The following article was co-written by Jerrad Peters and Rodrigo Beilfuss for Soccer365 magazine in September 2010.
Coaching changes are hardly extraordinary events. This is especially true in Brazil, where the top division’s 20 clubs have managed to sack, release or otherwise replace nearly 30 coaches so far this season. It’s an alarming rate of turnover, and it represents the extreme in club soccer. But it goes to show the expendability of coaches throughout the sport. Undervalued and under appreciated, they are hired to be fired—and nobody bats an eyelash in either instance.
Of course, there are always exceptions to the rule. Sir Alex Ferguson, when he eventually leaves Manchester United, will do so with no small amount of pomp and ceremony. And Jose Mourinho, soccer’s preeminent hired gun, always manages to create a stir when he changes clubs.
The same is true with Dorival Junior. At least it should be. The coach of Santos until late Tuesday night, he was dismissed from his job after a run-in with the board of directors over his handling of Neymar, the club’s—and the country’s—rising star. And while he is the Brasileirao’s 29th coaching casualty of the year, his exit is anything but insignificant. In fact, it speaks volumes about the imbalance of power in Brazilian soccer, the lingering frustration of the 2010 World Cup and the hopes and dreams of the nation ahead of the 2014 tournament.
Dorival’s dismissal, in other words, is something that transcends Brazilian soccer. And the direction the club and Neymar have chosen to take could have serious and far-reaching ramifications.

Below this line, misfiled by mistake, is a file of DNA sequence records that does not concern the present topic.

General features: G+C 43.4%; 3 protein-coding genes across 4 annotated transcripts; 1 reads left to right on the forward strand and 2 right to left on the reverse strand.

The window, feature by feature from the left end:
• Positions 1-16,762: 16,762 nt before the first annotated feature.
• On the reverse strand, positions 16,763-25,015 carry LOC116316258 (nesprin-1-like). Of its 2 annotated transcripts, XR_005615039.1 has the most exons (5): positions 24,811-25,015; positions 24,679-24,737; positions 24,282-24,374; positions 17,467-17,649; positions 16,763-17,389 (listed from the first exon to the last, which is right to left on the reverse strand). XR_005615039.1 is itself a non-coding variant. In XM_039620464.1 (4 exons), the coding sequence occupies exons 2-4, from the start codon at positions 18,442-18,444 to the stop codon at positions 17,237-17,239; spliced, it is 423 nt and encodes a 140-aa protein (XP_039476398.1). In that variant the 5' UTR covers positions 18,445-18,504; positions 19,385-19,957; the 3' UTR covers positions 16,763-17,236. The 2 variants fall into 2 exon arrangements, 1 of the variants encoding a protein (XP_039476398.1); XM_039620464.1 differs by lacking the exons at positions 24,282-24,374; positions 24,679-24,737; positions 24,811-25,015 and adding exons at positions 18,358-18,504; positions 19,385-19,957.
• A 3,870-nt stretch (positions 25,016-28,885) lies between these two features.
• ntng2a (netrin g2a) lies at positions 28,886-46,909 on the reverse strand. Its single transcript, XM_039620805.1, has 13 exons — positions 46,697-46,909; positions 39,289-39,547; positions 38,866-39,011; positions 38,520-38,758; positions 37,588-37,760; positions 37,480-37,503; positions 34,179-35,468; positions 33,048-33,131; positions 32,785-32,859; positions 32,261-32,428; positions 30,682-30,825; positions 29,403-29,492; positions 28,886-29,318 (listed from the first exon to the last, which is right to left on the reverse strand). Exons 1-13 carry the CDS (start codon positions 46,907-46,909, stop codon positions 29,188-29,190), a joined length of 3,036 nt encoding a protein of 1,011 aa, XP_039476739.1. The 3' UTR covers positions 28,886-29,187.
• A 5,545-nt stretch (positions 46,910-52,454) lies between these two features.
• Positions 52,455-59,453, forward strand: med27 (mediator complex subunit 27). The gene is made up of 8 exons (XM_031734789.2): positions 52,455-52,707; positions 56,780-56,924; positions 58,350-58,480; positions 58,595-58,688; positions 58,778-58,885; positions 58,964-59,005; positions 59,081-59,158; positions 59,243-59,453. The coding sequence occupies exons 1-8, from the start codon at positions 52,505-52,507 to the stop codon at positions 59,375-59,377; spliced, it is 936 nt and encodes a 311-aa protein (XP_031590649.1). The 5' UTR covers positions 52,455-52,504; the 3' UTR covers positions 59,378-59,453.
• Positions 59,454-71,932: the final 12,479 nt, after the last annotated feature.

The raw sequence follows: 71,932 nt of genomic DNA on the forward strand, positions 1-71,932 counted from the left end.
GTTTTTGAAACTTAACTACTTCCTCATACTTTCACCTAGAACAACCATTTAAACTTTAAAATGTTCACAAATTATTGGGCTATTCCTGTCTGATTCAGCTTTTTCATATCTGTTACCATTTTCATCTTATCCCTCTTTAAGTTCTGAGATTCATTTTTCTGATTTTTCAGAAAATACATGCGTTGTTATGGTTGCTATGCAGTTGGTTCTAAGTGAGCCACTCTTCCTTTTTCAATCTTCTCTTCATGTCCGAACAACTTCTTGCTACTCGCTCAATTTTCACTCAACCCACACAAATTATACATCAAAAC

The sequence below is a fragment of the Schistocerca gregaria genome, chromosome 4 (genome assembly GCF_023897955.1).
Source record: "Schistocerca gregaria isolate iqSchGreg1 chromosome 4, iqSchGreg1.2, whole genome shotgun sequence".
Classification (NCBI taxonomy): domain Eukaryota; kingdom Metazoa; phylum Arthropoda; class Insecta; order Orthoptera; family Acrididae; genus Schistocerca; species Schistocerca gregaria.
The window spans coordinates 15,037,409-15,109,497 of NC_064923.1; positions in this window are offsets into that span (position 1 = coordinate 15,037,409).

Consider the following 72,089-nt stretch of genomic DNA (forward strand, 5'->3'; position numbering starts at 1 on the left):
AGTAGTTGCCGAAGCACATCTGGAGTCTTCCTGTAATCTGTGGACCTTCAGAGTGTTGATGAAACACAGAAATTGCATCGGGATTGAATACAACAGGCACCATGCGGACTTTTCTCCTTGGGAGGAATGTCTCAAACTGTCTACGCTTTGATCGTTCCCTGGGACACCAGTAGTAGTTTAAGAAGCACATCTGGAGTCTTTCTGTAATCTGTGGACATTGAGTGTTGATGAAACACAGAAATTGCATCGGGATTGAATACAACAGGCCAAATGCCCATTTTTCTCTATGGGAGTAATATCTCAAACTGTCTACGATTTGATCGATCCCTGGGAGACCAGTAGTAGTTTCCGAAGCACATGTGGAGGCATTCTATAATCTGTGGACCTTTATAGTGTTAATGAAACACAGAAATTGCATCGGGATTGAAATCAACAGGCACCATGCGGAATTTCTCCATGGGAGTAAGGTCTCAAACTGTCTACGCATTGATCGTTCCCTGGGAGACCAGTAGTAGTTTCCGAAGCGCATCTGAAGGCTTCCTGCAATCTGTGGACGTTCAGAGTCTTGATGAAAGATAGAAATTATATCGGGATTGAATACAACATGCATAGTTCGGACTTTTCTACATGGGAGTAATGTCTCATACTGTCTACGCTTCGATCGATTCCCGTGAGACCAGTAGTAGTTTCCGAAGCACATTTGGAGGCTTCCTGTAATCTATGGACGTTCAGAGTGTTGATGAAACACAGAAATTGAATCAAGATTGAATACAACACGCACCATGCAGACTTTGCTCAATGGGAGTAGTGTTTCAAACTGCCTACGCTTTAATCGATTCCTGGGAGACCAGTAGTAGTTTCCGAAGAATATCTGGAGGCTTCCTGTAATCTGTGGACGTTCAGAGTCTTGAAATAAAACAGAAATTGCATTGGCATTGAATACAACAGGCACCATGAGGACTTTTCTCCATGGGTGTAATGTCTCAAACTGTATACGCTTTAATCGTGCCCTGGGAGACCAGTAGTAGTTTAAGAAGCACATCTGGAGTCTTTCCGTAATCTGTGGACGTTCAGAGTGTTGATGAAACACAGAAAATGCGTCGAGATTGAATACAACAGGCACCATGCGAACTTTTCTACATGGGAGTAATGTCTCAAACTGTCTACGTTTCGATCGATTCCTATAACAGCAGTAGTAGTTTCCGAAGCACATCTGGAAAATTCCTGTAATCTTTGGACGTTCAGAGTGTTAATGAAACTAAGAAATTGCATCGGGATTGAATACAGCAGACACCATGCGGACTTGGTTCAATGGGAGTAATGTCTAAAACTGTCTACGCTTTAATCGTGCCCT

The very presence of Neymar always meant that the Santos coach would be under intense scrutiny. The natural successor to Ronaldo and the player charged with delivering Brazil’s future glories, the 18-year-old was given special treatment not even afforded by the likes of Ronaldinho and Kaka when Santos fended off a handful of European clubs—and Chelsea in particular—and opted to develop the player on their own.
They paid dearly for it, and were forced to sell several good, young players in order to offer Neymar a better contract. But they did it because they knew they had something special on their hands. Of course, it didn’t hurt that Pelé and national team boss Mano Menezes lent their voices to the chorus calling for him to remain at Santos. Everyone seemed to agree that both Neymar and Brazilian soccer as a whole would be better served if he played a few more years at home.
Not surprisingly, Neymar found himself under even more pressure, and with significantly more power. Brazil’s disappointing performance in South Africa had brought about a shift in the stylistic philosophy of the national team. A switch back to the creative, spontaneous futebol-arte was in the cards, and Neymar became the face of the revolution. Menezes, in his first game in charge of the national team, named Neymar to his starting lineup and was rewarded with a goal in a 2-0 win over the United States.
Then it all went pear-shaped. Neymar, having just signed a lucrative contract and worshiped as Brazilian soccer’s stylistic savior, snapped. Snapped big time.